Planting install time per Unit of Measure

Discussion in 'Landscape Architecture and Design' started by timm9, Jun 28, 2007.

  1. timm9

    timm9 LawnSite Member
    Posts: 3

    Hi - first post. Helping my brother-in-law go into the landscape installation business, and doing quite a bit of research.

    Could I ask that you share what you use as a labor time at various plant size units of measure? For example, a five-gallon plant should take a someone 15 minutes to excavate, pop the plant into the ground, backfill, and done.

    Having read as much as I could about the bidding process, it seems as though it goes something like this:

    Cost of plant + whatever mark-up desired, plus
    Labor Rate times the time it takes to plant it.

    In my super-simple example, my 5 gallon plant costs 10.00 wholesale, I double the plant cost to obtain my "retail" price, and my desired labor rate is 40.00 per hour.

    So my bid price for the one plant is as follows:
    10.00 wholesale times 2 = 20.00, plus
    15 minutes at 40.00/ hour = 10.00,
    so my installed price is 30.00.

    I welcome any pointers, corrections, etc. as well as if others could share what they use for labor time for the common "units of measure" out there for planting materials.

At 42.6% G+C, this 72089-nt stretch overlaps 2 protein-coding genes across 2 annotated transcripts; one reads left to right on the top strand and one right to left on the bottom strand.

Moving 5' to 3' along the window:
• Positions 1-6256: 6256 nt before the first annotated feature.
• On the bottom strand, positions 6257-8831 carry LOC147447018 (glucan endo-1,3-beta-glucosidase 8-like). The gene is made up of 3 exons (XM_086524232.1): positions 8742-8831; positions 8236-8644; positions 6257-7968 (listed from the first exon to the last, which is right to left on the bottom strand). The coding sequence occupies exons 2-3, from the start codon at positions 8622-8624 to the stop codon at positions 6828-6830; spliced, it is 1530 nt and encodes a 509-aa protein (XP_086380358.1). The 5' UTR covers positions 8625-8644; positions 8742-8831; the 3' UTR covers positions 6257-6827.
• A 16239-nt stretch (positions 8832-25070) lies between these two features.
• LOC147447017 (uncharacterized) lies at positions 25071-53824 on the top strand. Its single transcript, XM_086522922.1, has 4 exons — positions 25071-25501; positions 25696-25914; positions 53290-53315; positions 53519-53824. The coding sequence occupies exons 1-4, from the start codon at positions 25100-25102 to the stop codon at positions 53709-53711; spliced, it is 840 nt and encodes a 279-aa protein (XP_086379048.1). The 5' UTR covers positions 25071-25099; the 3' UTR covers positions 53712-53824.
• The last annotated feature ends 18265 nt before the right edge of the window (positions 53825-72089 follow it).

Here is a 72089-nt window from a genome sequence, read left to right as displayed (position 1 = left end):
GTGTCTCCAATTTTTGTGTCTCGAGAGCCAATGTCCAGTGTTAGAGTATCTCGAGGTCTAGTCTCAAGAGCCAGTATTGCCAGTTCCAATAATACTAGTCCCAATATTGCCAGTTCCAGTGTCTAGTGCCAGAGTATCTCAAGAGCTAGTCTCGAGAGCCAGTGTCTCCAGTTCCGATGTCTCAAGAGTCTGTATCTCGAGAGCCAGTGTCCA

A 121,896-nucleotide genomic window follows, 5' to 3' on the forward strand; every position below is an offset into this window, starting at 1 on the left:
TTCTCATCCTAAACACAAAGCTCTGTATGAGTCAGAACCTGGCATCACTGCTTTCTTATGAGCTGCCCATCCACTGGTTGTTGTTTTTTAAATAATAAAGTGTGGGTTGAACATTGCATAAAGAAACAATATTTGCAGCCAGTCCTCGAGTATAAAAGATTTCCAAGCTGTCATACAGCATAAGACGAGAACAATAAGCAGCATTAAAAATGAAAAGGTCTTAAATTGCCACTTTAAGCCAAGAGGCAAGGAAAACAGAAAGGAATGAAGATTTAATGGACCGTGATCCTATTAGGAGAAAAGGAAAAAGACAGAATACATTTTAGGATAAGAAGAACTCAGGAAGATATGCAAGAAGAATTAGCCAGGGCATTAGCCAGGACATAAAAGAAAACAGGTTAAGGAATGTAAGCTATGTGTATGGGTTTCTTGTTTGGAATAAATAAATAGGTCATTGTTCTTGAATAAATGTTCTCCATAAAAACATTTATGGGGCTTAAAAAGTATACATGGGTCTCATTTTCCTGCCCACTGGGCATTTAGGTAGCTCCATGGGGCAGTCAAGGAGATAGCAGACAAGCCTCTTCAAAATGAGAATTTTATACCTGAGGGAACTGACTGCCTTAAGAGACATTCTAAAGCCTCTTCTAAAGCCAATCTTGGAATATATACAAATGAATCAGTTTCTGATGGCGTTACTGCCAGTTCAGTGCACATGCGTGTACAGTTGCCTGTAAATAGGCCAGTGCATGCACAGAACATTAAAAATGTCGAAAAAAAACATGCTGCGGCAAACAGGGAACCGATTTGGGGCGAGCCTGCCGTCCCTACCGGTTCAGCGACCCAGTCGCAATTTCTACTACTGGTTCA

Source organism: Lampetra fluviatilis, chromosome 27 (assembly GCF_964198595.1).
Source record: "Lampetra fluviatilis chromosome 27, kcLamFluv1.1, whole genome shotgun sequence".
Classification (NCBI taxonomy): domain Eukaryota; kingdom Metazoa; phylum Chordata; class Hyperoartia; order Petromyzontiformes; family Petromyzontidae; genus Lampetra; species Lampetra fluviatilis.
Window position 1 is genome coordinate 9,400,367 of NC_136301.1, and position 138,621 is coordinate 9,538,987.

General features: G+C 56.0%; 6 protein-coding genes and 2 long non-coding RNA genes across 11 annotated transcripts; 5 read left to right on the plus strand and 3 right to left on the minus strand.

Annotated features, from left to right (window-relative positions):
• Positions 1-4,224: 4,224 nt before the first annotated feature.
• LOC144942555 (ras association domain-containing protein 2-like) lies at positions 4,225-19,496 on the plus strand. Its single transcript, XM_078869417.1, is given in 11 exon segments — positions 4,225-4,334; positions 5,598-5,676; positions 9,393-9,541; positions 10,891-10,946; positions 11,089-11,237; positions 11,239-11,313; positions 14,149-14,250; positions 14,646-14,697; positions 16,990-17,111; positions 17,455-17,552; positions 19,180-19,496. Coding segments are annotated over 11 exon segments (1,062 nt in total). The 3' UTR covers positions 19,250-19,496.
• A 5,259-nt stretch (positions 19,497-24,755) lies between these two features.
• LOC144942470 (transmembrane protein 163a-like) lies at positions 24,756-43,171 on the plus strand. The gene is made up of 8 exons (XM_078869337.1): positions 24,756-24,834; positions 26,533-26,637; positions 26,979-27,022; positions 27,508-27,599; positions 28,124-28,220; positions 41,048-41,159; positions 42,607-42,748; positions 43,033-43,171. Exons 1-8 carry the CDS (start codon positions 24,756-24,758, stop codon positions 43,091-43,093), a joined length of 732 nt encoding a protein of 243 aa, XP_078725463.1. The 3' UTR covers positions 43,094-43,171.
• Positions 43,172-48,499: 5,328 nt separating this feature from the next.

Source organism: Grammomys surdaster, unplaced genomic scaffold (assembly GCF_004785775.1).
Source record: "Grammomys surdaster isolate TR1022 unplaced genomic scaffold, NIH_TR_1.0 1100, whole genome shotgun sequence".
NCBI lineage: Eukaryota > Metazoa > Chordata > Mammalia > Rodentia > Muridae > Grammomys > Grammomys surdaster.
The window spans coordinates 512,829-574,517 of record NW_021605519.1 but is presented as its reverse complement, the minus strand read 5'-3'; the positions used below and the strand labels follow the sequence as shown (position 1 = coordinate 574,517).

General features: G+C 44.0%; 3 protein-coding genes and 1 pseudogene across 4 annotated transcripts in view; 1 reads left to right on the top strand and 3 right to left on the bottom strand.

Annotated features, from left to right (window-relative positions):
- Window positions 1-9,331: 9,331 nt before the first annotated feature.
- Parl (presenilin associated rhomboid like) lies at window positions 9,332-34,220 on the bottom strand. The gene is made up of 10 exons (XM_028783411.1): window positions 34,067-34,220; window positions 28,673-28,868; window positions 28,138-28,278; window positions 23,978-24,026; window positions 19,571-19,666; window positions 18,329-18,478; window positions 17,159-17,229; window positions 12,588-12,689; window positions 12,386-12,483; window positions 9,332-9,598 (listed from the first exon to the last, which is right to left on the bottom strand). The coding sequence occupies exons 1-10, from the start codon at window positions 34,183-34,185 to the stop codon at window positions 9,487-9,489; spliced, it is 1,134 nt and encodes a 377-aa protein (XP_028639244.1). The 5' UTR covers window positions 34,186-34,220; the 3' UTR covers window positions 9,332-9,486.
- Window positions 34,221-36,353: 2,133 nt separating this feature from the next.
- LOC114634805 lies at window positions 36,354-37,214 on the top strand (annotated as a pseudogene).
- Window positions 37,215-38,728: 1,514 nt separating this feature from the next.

Thanks to all advance...
     
  2. Focal Point Landscapes

    Focal Point Landscapes LawnSite Senior Member
    Posts: 401

    Welcome to the site - your basic approach is fundamentally sound , but there isn't a standard time , varies greatly by job - some are easy to install and some are very difficult . You really have to estimate this based on individual site - is the soil hard or soft , are there a lot of roots , rocks , etc. There is certainly less variability if the holes are machine dug , but even then some installs take significantly more time than others.
     
  3. timm9

    timm9 LawnSite Member
    Posts: 3

    Thanks... but is there, at least, some numbers that you might use to start with, and then adjust according to actual jobsite conditions?

    Regarding "machine dug" holes... this will show my ignorance.... OK, I know about huge augers to dig piers for home foundations, but nothing about a smaller machine to dig in a 10 gallon shrub. What are these machines called? (oh no.... something else to buy......)
     
  4. Smallaxe

    Smallaxe LawnSite Fanatic
    Posts: 10,082

    It is best to browse the rental shops and see what is available. When you come across a job that you cannot do efficiently by hand you have an idea of the right machine for the right job.
    I had one landscaper tell me he expected only 60% survival rate on his plantings. Your biggest concern here is, Do you guarantee your plantings and if so, how much time do you need to spend watering them in? If the mechanics of placing the plant takes 15 minutes make it 20 to ensure it is not redone for free next year.
     
  5. Focal Point Landscapes

    Focal Point Landscapes LawnSite Senior Member
    Posts: 401

    I have a Toro Dingo with auger attachment that will accomodate up to a 36 inch bit . You can pop 3 gallon holes in most cases in seconds with a 15 inch bit. Many rental places have some type of mini skid steer like the Dingo . I would only use a tracked unit to avoid turf damage . We rarely hand dig holes anymore.
     

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